Updated: Aug 25
It’s an inevitability in life – suffering. Whether you are experiencing a loss of a family member, a hard break-up or even sadness from focusing of the cruelties of the world…
It’s okay to not be okay. The stress response we experience in hard times in our life are very noticeable. Many tend to feel a physical tension or sensation in their heart, and the tears can well up at any given moment. What’s important to understand in these moments is that one of the parts of our body that is also very affected by heartbreak is our gut, and this therefore affects how and what we eat. Maybe you are one of the many people who lose their appetite and can’t seem to stomach anything after a tragic event happens. Or maybe you do the opposite and eat everything and anything when you experience hardship. Luckily, the stress response is the same in the body and so are the ways that we can help to support and heal it.
Here are the foods (and drinks) you can consume to help heal from a broken heart:
Easily Digestible Carbs
Carbs that are easily digestible do many good things for a heartbroken body. First of all, carbs help to lower cortisol, our stress hormone, so that our other hormones like melatonin (our sleep hormone) and serotonin (our happy hormone) can rise. Tart cherry juice is especially good for raising melatonin and minimizing bodily stress. Other easily digestible carbs include fresh fruit, starchy vegetables like potatoes, sweet potatoes and butternut squash, and grains like rice and pasta, These foods are especially good for the first few days following a traumatic event when your stomach is in knots.
Berries and Dark Leafy Greens
Did you know when you think painful thoughts that those thoughts actually release pro-inflammatory chemicals into the body?
Yes, mental stress actually does lead to physical body inflammation. That’s why anti-oxidants like berries and dark leafy greens are so good for you once you can stomach them. Try a simple mixed green salad with berries and your favorite dressing (whatever it is!) for a mid-day snack to feel nourished and in good intentions for yourself.
It’s true, our gut makes a big impact on our mood! And fermented foods help to support the good gut bacteria that help to make serotonin that gets transported to the brain! Things like sauerkraut, kombucha, yogurt, kefir, and kimchi are great functional foods to help support a body that can “rest and digest” instead of fight or flight like in times of heartbreak.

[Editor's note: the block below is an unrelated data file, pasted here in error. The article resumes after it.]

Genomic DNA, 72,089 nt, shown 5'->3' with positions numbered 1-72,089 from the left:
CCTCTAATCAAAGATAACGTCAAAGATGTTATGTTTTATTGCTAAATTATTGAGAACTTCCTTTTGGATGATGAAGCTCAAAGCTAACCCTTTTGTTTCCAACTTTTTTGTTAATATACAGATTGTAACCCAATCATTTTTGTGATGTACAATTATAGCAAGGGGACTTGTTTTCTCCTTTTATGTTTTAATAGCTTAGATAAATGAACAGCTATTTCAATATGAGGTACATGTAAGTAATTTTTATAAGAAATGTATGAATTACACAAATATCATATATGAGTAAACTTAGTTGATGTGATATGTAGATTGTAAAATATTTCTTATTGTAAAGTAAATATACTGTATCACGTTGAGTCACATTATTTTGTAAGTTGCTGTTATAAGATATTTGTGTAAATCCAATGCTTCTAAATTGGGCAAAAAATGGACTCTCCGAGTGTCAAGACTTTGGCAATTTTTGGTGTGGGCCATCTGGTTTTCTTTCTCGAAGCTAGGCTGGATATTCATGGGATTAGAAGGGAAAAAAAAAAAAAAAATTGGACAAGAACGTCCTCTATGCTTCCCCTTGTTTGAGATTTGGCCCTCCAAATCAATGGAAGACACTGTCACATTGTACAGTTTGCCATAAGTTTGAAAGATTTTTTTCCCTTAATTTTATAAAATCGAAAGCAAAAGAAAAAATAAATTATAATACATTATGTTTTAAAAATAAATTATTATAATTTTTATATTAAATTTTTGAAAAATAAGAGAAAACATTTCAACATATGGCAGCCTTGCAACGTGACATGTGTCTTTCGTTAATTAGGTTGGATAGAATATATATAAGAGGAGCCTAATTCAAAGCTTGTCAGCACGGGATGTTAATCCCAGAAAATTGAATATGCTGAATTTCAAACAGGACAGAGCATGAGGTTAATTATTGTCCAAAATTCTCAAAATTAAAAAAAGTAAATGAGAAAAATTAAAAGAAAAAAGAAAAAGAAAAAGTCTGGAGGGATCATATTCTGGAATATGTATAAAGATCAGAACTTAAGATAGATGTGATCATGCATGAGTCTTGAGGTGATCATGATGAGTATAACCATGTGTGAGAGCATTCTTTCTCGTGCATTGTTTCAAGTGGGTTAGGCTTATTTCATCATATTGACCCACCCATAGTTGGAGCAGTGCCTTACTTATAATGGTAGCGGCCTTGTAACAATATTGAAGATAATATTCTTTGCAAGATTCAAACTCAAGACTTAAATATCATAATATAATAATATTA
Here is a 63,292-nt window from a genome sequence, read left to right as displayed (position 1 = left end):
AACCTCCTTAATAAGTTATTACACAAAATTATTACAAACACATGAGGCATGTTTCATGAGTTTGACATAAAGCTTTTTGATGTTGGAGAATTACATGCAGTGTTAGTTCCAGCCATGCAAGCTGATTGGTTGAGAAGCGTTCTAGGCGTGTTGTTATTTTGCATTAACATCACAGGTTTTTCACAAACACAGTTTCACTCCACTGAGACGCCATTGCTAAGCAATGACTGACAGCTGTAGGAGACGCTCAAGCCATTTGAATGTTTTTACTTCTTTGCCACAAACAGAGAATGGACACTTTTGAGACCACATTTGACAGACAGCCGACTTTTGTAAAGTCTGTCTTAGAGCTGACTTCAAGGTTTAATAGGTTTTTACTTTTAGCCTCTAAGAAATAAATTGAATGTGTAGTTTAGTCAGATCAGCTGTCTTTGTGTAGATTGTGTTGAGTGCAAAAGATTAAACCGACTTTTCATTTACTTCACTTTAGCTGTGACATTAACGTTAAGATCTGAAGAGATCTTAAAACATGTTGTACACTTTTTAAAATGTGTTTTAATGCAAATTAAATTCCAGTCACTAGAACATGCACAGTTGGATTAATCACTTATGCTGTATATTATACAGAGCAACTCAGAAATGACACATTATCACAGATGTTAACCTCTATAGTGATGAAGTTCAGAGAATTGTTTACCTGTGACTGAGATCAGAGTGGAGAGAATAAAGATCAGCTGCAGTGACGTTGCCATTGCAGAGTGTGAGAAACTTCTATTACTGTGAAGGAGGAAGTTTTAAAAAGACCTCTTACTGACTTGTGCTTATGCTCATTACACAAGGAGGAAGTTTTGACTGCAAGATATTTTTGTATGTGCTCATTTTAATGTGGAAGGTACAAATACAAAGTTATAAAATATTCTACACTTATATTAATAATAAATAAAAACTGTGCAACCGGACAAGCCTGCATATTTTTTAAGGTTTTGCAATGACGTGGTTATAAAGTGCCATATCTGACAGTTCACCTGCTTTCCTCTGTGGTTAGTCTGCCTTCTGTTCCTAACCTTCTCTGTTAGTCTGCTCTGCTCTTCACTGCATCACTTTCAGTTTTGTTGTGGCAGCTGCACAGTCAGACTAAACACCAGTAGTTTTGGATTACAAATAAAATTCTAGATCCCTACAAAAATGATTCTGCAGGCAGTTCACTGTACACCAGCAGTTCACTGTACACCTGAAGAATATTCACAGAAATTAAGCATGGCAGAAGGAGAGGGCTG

Herbal Teas (iced or hot)
Herbal teas like chamomile, lavender, peppermint and lemon balm have been used for centuries to calm the nerves and relax the body.
These teas can be consumed either hot or brewed then cooled and over ice. This dietitian recommends adding either agave or honey for those easily digestible carbs that are also low glycemic, or if you are low carb, consider stevia or monkfruit.
I know it doesn’t always necessarily sound enticing to eat something fishy like salmon when you are going through a heartbreak, but the omega 3s in salmon are SO good for your mental health. Multiple studies have shown that omega 3s (which are rich in fatty fish, especially salmon) have been shown to improve measures in subject that are associated with depression.
The easiest way to get these in my recommendation is to get a big filet of salmon, cook it on the grill or in the oven at 375 degrees F for 35-45 minutes, and then eat a little piece of that filet daily until it is gone. Keep in mind salmon should be cooked the same day it is bought or freeze and thaw it if that is not an option. It should stay safe in the fridge fully cooked for up to 3 days.
Don’t forget, when your appetite is suppressed and you are feeling down, it is OKAY to just focus on the psychological aspect of food and eat foods that just sound appealing to you – no matter what they are. It is even worse to not eat at all and deplete your body than to consume lower amounts of the nutrients that keep up your energy and strength.
Fun foods are an excellent choice here if they are calling to you. Some GREAT examples of funner foods to eat when healing from a broken heart are nut butters (this nutritionist likes Skippy Natural) and dark chocolate. I will take a tablespoon of peanut butter and a few squares of dark chocolate as a snack and feel great about it because of the vitamin E, polyphenols flavanols, and healthy fats!
Remember, it is okay to not be okay. A heart break activates our body’s stress response which can significantly suppress our appetite and/or activate stress eating responses. By creating an intention to nourish our bodies using food, we create a space for our body to heal. Take your time, allow yourself to feel your emotions fully without trying to hold them back. The more compassion you give yourself to feel your feelings in their entirety, the better you can move through your emotions in a smoother and more peaceful way.